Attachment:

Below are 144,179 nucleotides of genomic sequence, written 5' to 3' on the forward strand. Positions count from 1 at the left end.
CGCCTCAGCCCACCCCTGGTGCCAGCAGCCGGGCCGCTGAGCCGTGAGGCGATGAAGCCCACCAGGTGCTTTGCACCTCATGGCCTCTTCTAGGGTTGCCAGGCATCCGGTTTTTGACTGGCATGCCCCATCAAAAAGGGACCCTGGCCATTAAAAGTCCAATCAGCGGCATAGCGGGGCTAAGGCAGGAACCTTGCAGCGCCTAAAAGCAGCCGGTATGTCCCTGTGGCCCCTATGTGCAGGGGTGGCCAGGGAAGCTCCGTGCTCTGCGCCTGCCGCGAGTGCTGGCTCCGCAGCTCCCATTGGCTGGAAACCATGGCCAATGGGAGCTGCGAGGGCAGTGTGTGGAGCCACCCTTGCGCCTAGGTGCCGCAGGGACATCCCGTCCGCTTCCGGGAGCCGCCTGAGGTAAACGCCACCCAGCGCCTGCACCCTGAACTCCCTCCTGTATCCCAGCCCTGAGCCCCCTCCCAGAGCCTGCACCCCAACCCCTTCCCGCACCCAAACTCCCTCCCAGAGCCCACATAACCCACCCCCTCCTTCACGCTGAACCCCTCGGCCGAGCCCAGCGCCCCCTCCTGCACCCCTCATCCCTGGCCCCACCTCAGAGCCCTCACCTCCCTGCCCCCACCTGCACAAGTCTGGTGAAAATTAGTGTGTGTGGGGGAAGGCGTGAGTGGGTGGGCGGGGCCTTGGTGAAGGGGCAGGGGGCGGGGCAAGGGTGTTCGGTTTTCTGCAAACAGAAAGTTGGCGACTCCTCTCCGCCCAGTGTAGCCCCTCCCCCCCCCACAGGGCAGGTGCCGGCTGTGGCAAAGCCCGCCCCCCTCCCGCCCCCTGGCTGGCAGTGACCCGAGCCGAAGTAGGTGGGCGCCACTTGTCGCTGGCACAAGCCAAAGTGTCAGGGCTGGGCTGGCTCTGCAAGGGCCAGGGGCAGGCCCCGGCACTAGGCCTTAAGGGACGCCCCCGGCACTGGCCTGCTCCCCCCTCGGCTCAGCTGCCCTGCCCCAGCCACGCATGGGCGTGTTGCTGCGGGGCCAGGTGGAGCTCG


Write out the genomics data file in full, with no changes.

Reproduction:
Below are 144,179 nucleotides of genomic sequence, written 5' to 3' on the forward strand. Positions count from 1 at the left end.
CGCCTCAGCCCACCCCTGGTGCCAGCAGCCGGGCCGCTGAGCCGTGAGGCGATGAAGCCCACCAGGTGCTTTGCACCTCATGGCCTCTTCTAGGGTTGCCAGGCATCCGGTTTTTGACTGGCATGCCCCATCAAAAAGGGACCCTGGCCATTAAAAGTCCAATCAGCGGCATAGCGGGGCTAAGGCAGGAACCTTGCAGCGCCTAAAAGCAGCCGGTATGTCCCTGTGGCCCCTATGTGCAGGGGTGGCCAGGGAAGCTCCGTGCTCTGCGCCTGCCGCGAGTGCTGGCTCCGCAGCTCCCATTGGCTGGAAACCATGGCCAATGGGAGCTGCGAGGGCAGTGTGTGGAGCCACCCTTGCGCCTAGGTGCCGCAGGGACATCCCGTCCGCTTCCGGGAGCCGCCTGAGGTAAACGCCACCCAGCGCCTGCACCCTGAACTCCCTCCTGTATCCCAGCCCTGAGCCCCCTCCCAGAGCCTGCACCCCAACCCCTTCCCGCACCCAAACTCCCTCCCAGAGCCCACATAACCCACCCCCTCCTTCACGCTGAACCCCTCGGCCGAGCCCAGCGCCCCCTCCTGCACCCCTCATCCCTGGCCCCACCTCAGAGCCCTCACCTCCCTGCCCCCACCTGCACAAGTCTGGTGAAAATTAGTGTGTGTGGGGGAAGGCGTGAGTGGGTGGGCGGGGCCTTGGTGAAGGGGCAGGGGGCGGGGCAAGGGTGTTCGGTTTTCTGCAAACAGAAAGTTGGCGACTCCTCTCCGCCCAGTGTAGCCCCTCCCCCCCCCACAGGGCAGGTGCCGGCTGTGGCAAAGCCCGCCCCCCTCCCGCCCCCTGGCTGGCAGTGACCCGAGCCGAAGTAGGTGGGCGCCACTTGTCGCTGGCACAAGCCAAAGTGTCAGGGCTGGGCTGGCTCTGCAAGGGCCAGGGGCAGGCCCCGGCACTAGGCCTTAAGGGACGCCCCCGGCACTGGCCTGCTCCCCCCTCGGCTCAGCTGCCCTGCCCCAGCCACGCATGGGCGTGTTGCTGCGGGGCCAGGTGGAGCTCG